I read an excellent recent article on the pallimed website regarding this common question of “Am I giving up on fighting cancer when I choose hospice?” In it the author Amy Velasquez RN BSN OCN, a palliative care nurse specializing in helping cancer patients, discusses this weighty issue:
In my line of work with cancer patients, they have taught me strength, courage and most of all faith. Our goal as the palliative care team is to find out what the patient’s absolute end goal is, and is it attainable? A patient that has stage 4 lung cancer has been diagnosed with a cancer that is termed “incurable.” So does that mean if they die from this cancer they gave up or didn’t fight hard enough or didn’t have enough faith? I think only you can answer that question. But let me remind you that stopping a race because your lactic acid is burning the living heck out of your legs, and you can no longer keep up in school anymore, is something YOU have control over. When a cancer decides to take over despite the heart and soul your oncologist has put in your treatment plan, and all the faith you have given to eradicate this cancer, this is NOT a definition of giving up.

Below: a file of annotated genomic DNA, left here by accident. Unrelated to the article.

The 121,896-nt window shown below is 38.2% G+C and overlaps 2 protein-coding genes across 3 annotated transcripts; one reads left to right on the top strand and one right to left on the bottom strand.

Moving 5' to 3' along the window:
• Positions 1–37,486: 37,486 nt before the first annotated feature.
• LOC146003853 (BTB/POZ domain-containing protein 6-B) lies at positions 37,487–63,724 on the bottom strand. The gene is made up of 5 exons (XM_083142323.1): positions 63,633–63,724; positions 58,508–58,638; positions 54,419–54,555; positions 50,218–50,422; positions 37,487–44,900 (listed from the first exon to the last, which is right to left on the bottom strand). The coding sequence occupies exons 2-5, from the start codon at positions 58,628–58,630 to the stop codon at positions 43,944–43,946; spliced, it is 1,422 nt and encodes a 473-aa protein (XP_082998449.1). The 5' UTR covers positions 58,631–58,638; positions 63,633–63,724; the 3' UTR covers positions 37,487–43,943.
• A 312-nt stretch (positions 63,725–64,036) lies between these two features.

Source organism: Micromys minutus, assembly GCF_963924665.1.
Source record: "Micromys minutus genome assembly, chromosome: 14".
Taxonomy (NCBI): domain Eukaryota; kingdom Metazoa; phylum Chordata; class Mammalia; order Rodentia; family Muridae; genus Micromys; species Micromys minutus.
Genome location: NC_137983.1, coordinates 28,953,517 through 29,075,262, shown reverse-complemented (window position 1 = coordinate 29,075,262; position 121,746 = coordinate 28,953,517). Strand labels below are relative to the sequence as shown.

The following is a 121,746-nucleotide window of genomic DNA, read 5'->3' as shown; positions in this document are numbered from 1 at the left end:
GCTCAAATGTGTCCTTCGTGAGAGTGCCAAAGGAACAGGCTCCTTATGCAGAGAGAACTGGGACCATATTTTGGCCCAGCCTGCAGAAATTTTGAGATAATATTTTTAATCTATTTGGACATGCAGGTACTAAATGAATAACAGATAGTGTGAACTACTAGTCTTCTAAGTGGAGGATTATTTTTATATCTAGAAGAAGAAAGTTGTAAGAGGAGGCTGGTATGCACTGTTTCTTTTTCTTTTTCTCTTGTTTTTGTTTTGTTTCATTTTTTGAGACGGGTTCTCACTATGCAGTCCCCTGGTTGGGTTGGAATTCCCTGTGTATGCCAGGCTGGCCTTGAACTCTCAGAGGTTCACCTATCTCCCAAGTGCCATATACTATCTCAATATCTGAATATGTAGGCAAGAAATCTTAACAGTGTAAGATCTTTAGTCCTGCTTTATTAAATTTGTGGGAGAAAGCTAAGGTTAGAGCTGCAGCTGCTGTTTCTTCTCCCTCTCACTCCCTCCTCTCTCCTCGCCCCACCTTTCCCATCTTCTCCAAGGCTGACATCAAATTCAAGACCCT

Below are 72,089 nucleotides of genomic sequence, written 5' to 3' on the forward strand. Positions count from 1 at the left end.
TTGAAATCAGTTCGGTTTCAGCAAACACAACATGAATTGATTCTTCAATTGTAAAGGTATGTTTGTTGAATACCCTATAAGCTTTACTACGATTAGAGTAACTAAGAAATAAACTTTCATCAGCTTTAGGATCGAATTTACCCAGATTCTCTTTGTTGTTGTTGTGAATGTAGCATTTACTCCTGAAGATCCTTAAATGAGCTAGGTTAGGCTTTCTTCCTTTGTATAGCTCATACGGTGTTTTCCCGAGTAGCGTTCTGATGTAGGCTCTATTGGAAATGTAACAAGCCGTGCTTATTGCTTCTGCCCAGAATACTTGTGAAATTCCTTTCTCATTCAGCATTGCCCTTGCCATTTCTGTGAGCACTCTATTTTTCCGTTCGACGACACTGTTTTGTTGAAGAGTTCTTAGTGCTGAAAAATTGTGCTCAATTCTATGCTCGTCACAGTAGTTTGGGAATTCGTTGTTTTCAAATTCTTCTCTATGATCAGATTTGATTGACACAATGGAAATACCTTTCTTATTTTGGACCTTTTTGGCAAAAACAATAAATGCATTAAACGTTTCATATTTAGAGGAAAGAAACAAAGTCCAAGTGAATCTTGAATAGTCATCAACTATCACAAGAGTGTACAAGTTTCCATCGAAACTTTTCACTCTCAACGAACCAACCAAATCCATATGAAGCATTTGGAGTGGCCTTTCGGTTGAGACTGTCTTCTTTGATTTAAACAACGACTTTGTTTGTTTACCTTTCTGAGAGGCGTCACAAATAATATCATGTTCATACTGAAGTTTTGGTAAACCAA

When patients are given the diagnosis of “incurable” cancer, the goal should be to find a treatment that will extend their life as long as possible, and also balance the side effects with their quality of life. Cancer treatments have come so far in the last 15 years. Most importantly, the oncologist and researchers are always creating new novel treatments to search for a cure or to extend someone’s life as long as they can while living with an incurable cancer. The palliative care team works side by side with the oncologist to make this happen. We rely on direction from the oncologist and the patient to direct us in their goals. Of course everyone wants the “C” word to be cured, but if it cannot, what is your goal?
Now your goal can be to live as long as you can while feeling halfway decent. So stopping cancer treatment and doing best supportive care—just treating the symptoms of the cancer does not mean you are giving up. Even going on hospice when your cancer has made a decision you do not agree with also does not mean you gave up. It means you had no control over the cancer’s stupid decision, but you do have control over how you look at stopping treatment. This is different for everyone. So if this is you, please don’t say “but I don’t want to give up.” Please dig deep and find out what is really important to you and share this with your family, let them know, that you are not making the decision to stop treatment. The stupid cancer has made this decision for you.
There’s more in this excellent article: What Does Giving Up Really Mean – I encourage you to read it and share with others.